Crossover week: Life and death for lawmakers’ bills

With just a few weeks remaining until the end of the legislative session, lawmakers rushed las week to make the deadline for bills to cross over between the House and Senate, giving them a chance to become law this year.

COLUMBIA — For lawmakers’ bills, crossover week can mean life or death.

The chaotic few days of voting that precede the final weeks of the legislative session determine which bills will cross over between the House and Senate by the May 1 deadline, and thus, have a chance of making it to Gov. Nikki Haley’s desk before the end of the session June 4.

Bills that didn’t pass the House or Senate by the deadline have little hope of becoming law this year. It’s the first year of a two-year legislative cycle, so lawmakers can try again when the Legislature reconvenes in January without starting from scratch.

Among the handful of bills the Senate passed last week was the police body camera bill, which languished in committee until a cellphone video surfaced of the fatal shooting April 4 of Walter Scott by a North Charleston police officer. Michael Slager has since been fired and charged with murder.

The bill requires that all South Carolina law enforcement officers wear body cameras, and even with lawmakers rallying behind it after the Scott shooting, backers had to allay colleagues’ concerns Wednesday that it infringed on privacy rights.

“It took a lot of hard work and focus to advance the bill out of the Senate before crossover,” said a sponsor, Sen. Marlon Kimpson, D-Charleston. “Timing was short given where we were with the calendar, and we had to work extra hard to make the bill advance.”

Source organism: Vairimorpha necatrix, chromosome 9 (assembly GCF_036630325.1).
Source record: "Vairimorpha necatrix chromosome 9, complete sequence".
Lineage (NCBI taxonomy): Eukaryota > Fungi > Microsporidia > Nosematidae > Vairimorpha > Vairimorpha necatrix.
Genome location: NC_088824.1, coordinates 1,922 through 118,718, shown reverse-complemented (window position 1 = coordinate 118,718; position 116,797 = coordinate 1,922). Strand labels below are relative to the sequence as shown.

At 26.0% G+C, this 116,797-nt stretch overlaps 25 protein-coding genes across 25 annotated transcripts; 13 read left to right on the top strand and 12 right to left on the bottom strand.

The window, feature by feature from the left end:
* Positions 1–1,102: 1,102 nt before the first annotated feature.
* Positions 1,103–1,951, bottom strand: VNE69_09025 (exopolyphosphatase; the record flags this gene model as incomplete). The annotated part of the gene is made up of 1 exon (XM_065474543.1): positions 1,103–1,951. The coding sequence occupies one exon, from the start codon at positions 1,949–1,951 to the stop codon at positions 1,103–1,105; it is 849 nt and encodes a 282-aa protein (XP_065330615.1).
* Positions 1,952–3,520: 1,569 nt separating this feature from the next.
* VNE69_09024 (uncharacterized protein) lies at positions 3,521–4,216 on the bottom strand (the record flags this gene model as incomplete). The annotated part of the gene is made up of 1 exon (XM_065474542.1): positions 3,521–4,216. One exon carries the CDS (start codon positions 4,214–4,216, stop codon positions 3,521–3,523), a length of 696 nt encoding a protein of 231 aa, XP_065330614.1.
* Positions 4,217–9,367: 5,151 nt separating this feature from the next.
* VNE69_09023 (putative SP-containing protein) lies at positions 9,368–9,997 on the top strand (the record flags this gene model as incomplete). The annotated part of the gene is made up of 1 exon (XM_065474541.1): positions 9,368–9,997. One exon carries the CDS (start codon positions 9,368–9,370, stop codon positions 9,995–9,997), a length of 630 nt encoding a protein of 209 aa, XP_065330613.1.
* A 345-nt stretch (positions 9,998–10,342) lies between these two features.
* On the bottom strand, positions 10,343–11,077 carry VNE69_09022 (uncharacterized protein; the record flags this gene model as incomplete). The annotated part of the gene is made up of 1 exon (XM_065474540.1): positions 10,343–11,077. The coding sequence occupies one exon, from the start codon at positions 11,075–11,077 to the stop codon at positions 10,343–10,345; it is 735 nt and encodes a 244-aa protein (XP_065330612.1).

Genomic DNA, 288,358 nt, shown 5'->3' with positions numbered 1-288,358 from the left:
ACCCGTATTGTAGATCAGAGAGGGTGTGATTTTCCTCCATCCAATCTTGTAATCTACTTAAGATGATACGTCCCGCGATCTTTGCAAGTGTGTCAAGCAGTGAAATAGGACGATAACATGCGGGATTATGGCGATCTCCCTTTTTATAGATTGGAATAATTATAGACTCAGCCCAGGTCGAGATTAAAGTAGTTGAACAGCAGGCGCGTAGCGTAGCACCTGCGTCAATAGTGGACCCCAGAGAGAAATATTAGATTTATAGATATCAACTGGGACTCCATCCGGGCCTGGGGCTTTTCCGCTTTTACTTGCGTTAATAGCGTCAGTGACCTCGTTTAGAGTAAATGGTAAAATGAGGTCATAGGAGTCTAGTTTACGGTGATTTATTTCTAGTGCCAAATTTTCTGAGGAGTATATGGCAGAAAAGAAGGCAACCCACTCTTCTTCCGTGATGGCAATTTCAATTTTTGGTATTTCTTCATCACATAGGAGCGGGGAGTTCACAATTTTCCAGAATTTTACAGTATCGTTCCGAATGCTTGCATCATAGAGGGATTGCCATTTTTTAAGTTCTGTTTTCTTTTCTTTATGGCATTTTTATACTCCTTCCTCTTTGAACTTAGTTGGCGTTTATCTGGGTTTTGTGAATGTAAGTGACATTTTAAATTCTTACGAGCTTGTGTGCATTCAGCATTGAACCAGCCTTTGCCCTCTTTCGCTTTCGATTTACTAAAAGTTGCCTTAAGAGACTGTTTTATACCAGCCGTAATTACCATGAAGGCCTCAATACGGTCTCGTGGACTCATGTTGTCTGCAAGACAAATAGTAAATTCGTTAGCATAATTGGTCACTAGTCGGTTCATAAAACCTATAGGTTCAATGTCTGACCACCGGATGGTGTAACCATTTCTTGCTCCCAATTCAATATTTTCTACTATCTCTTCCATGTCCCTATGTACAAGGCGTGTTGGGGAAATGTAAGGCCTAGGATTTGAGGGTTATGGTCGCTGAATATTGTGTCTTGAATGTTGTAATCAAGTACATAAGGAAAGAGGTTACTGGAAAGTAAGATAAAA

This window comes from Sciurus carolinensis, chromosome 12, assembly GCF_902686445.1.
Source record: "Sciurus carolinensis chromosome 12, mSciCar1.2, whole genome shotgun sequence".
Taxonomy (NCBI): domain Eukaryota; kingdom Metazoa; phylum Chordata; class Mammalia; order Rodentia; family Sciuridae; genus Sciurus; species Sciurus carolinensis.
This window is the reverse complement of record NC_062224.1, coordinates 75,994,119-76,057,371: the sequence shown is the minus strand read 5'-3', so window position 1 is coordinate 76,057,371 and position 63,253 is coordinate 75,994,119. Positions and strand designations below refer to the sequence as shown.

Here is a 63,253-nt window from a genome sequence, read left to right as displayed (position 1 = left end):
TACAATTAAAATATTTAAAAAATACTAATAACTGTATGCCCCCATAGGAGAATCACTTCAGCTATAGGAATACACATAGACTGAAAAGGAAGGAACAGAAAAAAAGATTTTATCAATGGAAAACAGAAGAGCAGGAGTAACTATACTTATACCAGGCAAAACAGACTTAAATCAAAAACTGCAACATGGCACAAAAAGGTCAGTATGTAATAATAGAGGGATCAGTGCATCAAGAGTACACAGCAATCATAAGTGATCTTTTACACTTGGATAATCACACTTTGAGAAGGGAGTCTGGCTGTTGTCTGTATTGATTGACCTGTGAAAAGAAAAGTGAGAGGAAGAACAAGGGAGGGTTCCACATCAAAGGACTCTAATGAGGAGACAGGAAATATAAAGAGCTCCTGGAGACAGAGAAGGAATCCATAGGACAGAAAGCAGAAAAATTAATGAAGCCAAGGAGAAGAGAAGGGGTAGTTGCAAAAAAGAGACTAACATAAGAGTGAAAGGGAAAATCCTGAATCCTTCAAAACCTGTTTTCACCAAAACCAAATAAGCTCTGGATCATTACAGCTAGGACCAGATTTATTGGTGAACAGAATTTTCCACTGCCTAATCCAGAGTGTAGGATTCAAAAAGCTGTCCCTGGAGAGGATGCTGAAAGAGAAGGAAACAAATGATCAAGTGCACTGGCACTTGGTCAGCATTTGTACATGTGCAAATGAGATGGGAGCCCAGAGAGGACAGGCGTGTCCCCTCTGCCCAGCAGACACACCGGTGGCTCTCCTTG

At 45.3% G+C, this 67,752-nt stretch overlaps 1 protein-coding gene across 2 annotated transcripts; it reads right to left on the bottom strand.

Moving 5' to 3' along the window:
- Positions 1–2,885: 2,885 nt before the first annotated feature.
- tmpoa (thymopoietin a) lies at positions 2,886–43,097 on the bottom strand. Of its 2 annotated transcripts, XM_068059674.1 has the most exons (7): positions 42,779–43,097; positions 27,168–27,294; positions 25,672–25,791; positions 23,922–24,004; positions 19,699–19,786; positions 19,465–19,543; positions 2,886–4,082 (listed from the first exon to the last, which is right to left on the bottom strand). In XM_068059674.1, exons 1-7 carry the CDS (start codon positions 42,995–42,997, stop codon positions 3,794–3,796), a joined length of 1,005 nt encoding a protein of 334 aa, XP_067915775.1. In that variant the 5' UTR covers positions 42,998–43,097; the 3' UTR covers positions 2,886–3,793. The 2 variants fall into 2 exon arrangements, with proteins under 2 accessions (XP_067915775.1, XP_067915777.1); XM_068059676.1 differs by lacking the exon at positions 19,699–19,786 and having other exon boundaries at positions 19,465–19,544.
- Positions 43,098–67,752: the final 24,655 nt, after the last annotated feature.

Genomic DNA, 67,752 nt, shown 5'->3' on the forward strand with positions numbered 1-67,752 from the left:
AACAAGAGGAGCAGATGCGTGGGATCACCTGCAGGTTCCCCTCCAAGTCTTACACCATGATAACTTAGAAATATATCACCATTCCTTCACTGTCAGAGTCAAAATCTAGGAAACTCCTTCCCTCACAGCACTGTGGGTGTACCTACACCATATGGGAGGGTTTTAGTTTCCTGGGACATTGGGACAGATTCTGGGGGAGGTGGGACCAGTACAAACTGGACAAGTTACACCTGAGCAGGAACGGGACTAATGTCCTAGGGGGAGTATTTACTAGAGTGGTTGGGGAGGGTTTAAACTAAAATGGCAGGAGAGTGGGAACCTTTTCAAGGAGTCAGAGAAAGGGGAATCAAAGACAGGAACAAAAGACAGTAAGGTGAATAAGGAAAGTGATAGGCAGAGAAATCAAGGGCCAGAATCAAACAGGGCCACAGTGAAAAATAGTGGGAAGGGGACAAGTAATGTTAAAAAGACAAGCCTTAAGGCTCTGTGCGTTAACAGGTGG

The Senate also approved, on a tight 22-20 vote, a 1.1-percent fee on cellphone bills that would help subsidize rural landlines.

The money would go into the Universal Service Fund, which was created in 1997 to help low-income homes get phone service. Currently, the $31 million-a-year fund is paid for solely by landline customers, and proponents say it’s only fair to make cellphone users chip in.

Lastly, the Senate passed a bill that aims to protect children of suspected abuse or neglect that was sponsored by the three members of the Senate’s DSS Oversight Subcommittee: Sens. Tom Young, R-Aiken; Joel Lourie, D-Columbia; and Katrina Shealy, R-Lexington.

The bill allows for the release of prior medical records, without the consent of the parent or legal guardian, to a doctor examining a child because of a report of suspected child abuse or neglect. Shealy said the bill is needed because a parent or guardian abusing a child is unlikely to willingly release the records.

“Being able to access medical records is crucial to determine whether a child has been abused or not,” Shealy said. “We’re trying to protect children.”

Across the hall, the House took up “Certificate of Need,” sending a bill to the Senate that would end the complex tangle of health care regulations.

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Ending the law would mean hospitals could expand and build new health care facilities without the state’s permission. Rep. Jim Merrill, R-Charleston, said he knows big hospital chains that support the law will lobby the Senate to retain Certificate of Need.

“(Certificate of Need) restricts the amount of doctors or hospitals in a particular area,” Merrill said. “That’s why I oppose it, because I think if a hospital wants to invest right next to another hospital, they should be able to do it.”

The House also passed a consumer-protection bill by Rep. Gary Simrill, R-Rock Hill, that aims to keep Palmetto State’s drivers from being sold an “unmounted, unsafe” used tire. The bill has several definitions for an “unsafe” tire.

One bill that didn’t make the cut was sponsored by Charleston Republican Rep. Chip Limehouse and would have barred using Islamic or Shariah law as a basis for defense in a South Carolina courthouse. Limehouse has said he planned to change the bill to include all foreign laws to avoid a court challenge, but the bill never got out of committee.

“The nature of the legislative process is slow, slow, slow,” Limehouse said. “I’m disappointed that it didn’t become a law this year, but it’s not uncommon for a piece of legislation to be introduced and have it take two or three legislative sessions before it becomes a law.”

Thad Moore contributed to this report. Reach Cynthia Roldan at 708-5891.